The first step in the process is to keep updates on the current free items. Menards uploads their ad fliers on their website (link) about a day before the sale starts. Most of their sales end and begin on Sundays, meaning there are usually two or more sets of rebate items on those days. Occasionally Menards will run a “Crazy Days” sale beginning on a Thursday or Friday and running through that Sunday. Around holidays there are usually additional sales running, which may end or begin midweek. Several times a year the dreaded 12% sale comes around, where there are no FAR items on sale, and everything in the store has a 12% rebate.
The good FAR items usually sell out at the stores in my area, so getting to the store on the first day of a sale cycle is helpful. This works well for me because I drive right by a store every Sunday around noon. If the item you’re looking for is out of stock on the shelf, look up to the inventory racks above the retail display. The last 4 or 5 digits of the SKU are written in marker on the unopened boxes of product. Many times the FAR items have run out on the display, but are still in stock up on the rack. Flag down an employee and they will happily retrieve the items for you.
The Menards mail-in rebate system is extremely simple and user friendly compared to the manufacturer rebates you may have used before. There are no UPCs to remove, no complicated forms to fill out, and no need to copy receipts. A rebate receipt for each of your FAR items will print out at the bottom of your sales receipt. It has a bar code with info related to your purchase date, item ID, and quantity purchased.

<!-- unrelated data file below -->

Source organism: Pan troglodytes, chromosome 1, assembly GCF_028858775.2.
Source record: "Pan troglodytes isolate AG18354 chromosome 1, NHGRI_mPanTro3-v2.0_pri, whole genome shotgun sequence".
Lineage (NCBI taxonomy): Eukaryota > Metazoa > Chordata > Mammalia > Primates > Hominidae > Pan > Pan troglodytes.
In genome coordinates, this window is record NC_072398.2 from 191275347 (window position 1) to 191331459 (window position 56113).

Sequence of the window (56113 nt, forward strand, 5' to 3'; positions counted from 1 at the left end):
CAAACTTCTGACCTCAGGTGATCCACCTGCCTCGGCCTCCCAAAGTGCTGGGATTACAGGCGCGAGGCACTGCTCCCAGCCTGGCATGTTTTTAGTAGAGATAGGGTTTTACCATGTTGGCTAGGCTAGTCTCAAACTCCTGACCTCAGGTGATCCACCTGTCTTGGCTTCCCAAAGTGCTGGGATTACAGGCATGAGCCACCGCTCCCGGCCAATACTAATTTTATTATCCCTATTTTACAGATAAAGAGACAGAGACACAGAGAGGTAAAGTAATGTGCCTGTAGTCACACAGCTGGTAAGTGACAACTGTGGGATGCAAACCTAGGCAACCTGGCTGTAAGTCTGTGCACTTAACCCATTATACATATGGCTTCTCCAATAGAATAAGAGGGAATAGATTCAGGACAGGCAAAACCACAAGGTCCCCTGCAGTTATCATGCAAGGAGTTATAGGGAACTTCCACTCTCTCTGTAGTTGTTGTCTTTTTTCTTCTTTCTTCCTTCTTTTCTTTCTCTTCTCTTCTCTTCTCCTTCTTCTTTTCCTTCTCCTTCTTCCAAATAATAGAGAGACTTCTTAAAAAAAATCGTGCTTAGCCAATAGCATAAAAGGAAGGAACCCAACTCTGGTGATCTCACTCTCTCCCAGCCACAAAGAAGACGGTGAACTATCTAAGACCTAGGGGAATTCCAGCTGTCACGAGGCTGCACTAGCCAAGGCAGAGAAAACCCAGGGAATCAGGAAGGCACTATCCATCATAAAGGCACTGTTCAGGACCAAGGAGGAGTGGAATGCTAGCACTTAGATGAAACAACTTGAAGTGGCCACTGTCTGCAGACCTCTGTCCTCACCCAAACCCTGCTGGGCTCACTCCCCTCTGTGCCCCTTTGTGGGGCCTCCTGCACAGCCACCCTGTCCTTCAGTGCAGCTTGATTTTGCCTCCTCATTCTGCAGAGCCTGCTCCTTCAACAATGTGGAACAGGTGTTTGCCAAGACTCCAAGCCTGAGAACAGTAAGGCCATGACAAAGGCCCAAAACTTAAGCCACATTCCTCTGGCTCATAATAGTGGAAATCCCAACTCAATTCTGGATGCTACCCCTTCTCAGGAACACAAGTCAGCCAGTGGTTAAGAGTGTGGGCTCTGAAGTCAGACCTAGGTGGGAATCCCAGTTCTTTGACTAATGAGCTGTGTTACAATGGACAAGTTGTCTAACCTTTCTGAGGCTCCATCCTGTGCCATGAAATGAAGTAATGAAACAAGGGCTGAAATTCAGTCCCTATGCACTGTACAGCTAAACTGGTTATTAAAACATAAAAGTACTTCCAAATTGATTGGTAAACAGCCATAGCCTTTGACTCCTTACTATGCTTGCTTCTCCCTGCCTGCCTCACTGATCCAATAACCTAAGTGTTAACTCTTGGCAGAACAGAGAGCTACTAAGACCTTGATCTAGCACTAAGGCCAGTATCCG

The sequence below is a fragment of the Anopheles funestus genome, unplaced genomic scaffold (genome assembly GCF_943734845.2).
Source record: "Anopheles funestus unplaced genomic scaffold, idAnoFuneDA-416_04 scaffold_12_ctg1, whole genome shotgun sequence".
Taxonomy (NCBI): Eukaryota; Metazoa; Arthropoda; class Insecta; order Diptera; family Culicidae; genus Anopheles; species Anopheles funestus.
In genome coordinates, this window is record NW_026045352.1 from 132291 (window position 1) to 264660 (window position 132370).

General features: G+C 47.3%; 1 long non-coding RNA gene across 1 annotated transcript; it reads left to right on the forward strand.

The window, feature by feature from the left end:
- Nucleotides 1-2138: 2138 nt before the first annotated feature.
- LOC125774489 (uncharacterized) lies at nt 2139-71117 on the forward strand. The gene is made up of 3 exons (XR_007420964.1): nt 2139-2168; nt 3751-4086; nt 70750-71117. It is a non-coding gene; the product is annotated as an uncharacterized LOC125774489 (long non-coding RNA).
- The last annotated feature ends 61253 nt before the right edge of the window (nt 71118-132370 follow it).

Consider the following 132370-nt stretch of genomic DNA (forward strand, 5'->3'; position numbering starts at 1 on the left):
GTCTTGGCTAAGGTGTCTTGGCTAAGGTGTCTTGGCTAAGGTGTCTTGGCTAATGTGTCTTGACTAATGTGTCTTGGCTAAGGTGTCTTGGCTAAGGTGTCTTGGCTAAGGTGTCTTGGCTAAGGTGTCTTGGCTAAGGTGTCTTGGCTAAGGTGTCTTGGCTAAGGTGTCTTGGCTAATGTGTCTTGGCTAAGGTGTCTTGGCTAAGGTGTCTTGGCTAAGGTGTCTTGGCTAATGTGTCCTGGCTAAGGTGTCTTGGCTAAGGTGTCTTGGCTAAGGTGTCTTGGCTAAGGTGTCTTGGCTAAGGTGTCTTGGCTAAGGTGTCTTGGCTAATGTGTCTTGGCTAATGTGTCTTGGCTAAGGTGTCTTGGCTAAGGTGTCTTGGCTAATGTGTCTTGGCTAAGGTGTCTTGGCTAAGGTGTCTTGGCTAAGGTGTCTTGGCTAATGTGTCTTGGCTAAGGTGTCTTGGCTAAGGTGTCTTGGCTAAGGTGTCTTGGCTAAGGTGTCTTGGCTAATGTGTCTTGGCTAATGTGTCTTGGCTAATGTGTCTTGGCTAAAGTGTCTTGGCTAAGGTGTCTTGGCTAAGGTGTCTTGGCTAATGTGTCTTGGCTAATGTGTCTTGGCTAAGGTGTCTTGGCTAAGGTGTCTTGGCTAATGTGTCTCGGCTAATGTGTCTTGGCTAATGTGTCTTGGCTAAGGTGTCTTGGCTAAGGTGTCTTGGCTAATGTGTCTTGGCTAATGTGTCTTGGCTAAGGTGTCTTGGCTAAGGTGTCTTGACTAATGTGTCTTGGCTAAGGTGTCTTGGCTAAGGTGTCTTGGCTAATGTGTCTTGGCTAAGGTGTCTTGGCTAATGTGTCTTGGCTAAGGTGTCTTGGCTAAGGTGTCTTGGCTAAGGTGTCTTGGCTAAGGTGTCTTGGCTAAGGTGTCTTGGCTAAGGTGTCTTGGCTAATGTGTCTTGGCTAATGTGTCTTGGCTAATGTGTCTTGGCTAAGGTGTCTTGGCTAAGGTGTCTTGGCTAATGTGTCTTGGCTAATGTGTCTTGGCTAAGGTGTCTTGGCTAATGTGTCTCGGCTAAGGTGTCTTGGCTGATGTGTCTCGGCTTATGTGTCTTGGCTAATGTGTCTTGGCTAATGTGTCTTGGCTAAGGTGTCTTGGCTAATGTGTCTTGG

At the service counter there is an array of rebate slips in numerical order. Fill out the form on the back of each slip, put it in an envelope with the rebate receipt, and mail it in to the Menards rebate center. Multiple rebates can be mailed in the same envelope for the same address. I usually save up rebates until the earliest send-by date approaches, and send all I have in one envelope (saves on postage).
A few weeks after you send in your rebate forms, you’ll receive an in-store check in the mail.